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Michael Hiltzik

The McDonald's 'raise' exposes the shame of franchising

Why the McDonald's 'raise' leaves most of its workers high and dry

You don't have to read very far into Wednesday's announcement by McDonald's that it is raising its workers' pay to find the catch.

The very first sentence says it applies to its "company-owned restaurants." That's only about 10% of its 14,350 stores nationwide. The rest are owned by franchisees, who "operate their individual businesses and make their own decisions on pay and benefits for their employees."

At least, that's what McDonald's wants you to think. The National Labor Relations Board thinks differently. Its general counsel said on Dec. 19 that the Oak Brook, Ill., company "engages in sufficient control over its franchisees' operations...to make it a putative joint employer with its franchisees, sharing liability for violations of our Act." It's pursuing a raft of unfair labor practice complaints against the main company and franchisees in hearings that are set to begin in May in New York and proceed during ensuing weeks to Chicago and Los Angeles.

That surely explains why McDonald's went to such lengths to specify that it has nothing to do with pay and benefits for workers at 90% of the restaurants that carry its name and livery, but only for 90,000 of the 750,000 workers who labor for the McDonald's brand nationwide.

The battle between the company and the NLRB has been going on at least since last July, when the general counsel first said it had designated McDonald's as a joint employer with its franchisees. As we observed at the time, this conclusion was inescapable: 

"McDonald's, like many other franchisors, exercises rigorous control over almost all aspects of a franchisee's operations -- uniforms, food quality and preparation, store design, hours, prices. The branded company monitors these standards with secret shoppers, and backs them up with economic cudgels that can make indentured servitude look like a big party. A well-performing franchisee can be offered more stores, and a poor performer might find a competing store opening down the street." 

In its December announcement, the NLRB counsel said it found "merit" in allegations that the company jointly with franchisees had engaged in "discriminatory discipline, reductions in hours, discharges, and other coercive conduct directed at employees in response to union and protected concerted activity, including threats, surveillance, interrogations, promises of benefit, and overbroad restrictions on communicating with union representatives or with other employees about unions and the employees’ terms and conditions of employment."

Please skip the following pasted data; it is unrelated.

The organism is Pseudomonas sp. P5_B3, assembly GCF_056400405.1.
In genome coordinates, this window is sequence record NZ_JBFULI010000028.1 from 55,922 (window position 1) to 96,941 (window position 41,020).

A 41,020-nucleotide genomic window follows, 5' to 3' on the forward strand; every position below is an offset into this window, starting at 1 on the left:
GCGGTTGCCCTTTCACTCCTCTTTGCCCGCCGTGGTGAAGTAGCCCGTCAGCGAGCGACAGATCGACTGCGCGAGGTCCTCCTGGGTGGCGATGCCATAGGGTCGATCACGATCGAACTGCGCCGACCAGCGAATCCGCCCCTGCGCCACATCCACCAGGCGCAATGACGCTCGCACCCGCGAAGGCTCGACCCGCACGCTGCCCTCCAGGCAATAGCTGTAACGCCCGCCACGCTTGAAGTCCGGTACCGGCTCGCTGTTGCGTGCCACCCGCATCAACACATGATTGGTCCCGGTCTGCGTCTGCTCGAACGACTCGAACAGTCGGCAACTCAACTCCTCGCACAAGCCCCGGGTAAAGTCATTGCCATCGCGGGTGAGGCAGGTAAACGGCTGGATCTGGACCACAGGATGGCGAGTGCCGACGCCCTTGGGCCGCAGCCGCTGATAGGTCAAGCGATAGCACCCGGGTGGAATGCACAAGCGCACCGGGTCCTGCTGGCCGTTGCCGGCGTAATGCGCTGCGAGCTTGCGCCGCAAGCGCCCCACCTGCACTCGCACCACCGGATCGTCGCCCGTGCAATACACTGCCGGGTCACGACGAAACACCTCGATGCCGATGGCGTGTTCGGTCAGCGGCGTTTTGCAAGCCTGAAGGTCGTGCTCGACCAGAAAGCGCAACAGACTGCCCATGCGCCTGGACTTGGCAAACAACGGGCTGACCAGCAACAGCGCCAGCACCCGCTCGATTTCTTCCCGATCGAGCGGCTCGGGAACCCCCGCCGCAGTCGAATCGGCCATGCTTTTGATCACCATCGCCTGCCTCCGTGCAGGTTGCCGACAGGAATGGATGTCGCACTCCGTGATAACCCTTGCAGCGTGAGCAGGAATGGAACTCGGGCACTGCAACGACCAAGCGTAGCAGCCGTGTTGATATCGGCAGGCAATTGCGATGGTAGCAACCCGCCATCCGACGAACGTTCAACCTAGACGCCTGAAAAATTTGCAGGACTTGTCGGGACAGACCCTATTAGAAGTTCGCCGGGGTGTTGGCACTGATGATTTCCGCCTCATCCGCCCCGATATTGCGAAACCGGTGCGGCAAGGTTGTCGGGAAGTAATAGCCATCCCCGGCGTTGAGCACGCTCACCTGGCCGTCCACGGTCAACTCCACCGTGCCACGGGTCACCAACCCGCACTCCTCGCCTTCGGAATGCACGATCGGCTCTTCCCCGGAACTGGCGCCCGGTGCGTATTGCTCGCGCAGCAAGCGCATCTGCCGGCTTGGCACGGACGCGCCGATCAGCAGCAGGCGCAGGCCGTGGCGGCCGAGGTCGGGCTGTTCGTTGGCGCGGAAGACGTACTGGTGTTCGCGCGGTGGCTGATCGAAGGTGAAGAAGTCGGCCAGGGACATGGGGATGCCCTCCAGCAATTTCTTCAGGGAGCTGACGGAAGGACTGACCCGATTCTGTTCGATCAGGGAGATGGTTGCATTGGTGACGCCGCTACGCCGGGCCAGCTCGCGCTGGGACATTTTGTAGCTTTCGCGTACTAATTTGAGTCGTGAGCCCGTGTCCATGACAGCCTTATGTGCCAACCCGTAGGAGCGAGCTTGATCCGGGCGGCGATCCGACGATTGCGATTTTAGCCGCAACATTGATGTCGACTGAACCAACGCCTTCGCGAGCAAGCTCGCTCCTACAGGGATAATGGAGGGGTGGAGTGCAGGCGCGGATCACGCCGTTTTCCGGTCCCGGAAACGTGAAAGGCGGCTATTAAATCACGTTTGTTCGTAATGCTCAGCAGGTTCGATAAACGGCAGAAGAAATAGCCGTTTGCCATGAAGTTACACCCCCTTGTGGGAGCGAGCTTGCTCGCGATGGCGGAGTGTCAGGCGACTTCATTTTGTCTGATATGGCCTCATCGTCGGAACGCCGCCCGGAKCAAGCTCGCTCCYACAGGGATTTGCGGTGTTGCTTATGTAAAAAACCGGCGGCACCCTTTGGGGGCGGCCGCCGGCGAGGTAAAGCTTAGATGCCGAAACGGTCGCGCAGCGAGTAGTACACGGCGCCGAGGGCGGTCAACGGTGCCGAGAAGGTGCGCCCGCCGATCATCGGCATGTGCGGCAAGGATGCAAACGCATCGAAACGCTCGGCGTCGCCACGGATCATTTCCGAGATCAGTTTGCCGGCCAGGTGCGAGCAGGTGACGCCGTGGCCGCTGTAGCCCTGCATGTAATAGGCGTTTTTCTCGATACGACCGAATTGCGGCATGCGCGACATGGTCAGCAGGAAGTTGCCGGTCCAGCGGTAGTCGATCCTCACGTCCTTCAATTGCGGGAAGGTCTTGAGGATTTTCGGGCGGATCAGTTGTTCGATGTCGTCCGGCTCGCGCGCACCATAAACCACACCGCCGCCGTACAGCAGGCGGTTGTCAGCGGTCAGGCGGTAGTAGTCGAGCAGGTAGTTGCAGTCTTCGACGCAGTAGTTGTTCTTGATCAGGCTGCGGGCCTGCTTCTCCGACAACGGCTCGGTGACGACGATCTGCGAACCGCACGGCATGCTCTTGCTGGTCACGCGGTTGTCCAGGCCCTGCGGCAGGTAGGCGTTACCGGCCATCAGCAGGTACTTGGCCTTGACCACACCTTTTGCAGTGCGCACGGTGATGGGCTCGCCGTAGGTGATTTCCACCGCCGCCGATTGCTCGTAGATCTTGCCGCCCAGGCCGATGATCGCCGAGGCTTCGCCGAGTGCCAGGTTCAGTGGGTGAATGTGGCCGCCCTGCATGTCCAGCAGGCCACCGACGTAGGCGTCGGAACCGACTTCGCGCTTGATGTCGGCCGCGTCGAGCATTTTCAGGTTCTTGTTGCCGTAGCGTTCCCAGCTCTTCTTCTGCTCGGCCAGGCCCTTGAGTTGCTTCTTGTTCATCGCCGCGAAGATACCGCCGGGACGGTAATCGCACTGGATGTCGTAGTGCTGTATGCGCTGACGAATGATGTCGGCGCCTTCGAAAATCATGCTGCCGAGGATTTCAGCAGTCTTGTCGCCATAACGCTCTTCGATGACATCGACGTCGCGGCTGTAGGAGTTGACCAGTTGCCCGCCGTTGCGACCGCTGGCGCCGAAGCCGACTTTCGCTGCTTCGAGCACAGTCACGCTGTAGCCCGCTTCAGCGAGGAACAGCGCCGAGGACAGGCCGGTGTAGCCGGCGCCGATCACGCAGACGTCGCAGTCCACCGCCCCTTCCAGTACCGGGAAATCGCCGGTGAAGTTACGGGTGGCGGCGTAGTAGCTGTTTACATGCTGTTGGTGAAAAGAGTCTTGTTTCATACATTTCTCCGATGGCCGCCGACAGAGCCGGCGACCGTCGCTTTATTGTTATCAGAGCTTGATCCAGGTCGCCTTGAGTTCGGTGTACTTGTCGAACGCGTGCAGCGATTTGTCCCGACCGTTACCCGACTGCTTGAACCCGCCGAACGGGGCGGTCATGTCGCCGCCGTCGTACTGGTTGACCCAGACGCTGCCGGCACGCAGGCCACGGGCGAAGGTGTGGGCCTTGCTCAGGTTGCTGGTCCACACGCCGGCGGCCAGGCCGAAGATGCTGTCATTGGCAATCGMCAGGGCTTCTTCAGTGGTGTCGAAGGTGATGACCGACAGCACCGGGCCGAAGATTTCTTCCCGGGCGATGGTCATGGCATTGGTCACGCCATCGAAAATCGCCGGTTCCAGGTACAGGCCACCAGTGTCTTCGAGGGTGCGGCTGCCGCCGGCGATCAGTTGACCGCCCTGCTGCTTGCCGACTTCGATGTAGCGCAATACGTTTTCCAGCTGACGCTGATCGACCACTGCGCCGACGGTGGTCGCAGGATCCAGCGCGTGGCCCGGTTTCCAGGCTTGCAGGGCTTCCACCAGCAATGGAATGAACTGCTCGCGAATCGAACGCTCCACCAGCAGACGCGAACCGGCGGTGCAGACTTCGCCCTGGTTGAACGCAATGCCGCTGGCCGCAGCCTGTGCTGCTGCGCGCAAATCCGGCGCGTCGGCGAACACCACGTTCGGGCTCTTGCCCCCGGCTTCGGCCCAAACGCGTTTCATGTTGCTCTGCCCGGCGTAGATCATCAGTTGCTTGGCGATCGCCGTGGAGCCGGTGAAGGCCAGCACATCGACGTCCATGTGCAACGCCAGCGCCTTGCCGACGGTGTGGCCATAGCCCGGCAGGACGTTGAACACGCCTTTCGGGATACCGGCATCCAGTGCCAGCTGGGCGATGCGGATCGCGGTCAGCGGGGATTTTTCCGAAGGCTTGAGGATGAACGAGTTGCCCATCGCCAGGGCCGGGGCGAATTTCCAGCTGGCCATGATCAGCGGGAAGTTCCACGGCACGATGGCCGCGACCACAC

Is it possible that this pattern of behavior erupted from within the individual franchisee community without the knowledge or connivance of the big company from Oak Brook? The NLRB hearings may tell the tale. 

Where does this leave the announcement of the raise? As we observed when Wal-Mart announced its own raise for low-wage workers in February, raises for minimum-wage staff of a dollar per hour are an encouraging trend, but still leave those workers far behind where they were in the 1960s, a half-century ago.

The buying power of the federal minimum wage, which is $7.25 an hour today, peaked in 1968, when it was nominally $1.60 an hour. That would be the equivalent of $10.88 today. If the minimum wage had kept pace merely with worker productivity since then, it would be more than $16.54 today. Try proposing a $16.54 minimum wage to the average fast-food franchisee today, and you'll hear squealing from here to the Chicago stockyards.

It's proper to note that McDonald's is making improvements to benefits for workers. Full- and part-time employees at company-owned locations will be able to accrue paid time off. Workers for company-owned and franchised stores will have access to education programs that include tuition assistance for high school equivalency, college credits and English as a second language classes.

But the overall package highlights that franchising is just one of the ways that big American companies have devised to shed full responsibility for the people who work for them. They label them "independent contractors" and saddle them with expenses for everything from uniforms to gasoline. They turn over work to foreign labor recruiters, as Southern California Edison has done with hundreds of information technology workers. They outsource jobs to local subcontractors, as Wal-Mart has done with warehouse staff. 

Here and there, government watchdogs or employment advocates succeed in putting the kibosh on such schemes; last year, Wal-Mart and Schneider Logistics, its warehouse operator, reached a $21-million settlement with Riverside County warehouse workers for unpaid wages and penalties. That happened after a federal judge ruled that the companies were joint employers, despite Wal-Mart's assertion that Schneider operated independently. 

So, yes, one cheer for McDonald's for raising its employees' wages. When it acknowledges that its effective control over its franchisees extends to their employees' pay, and then when it gets those workers a raise, it might deserve two cheers more.

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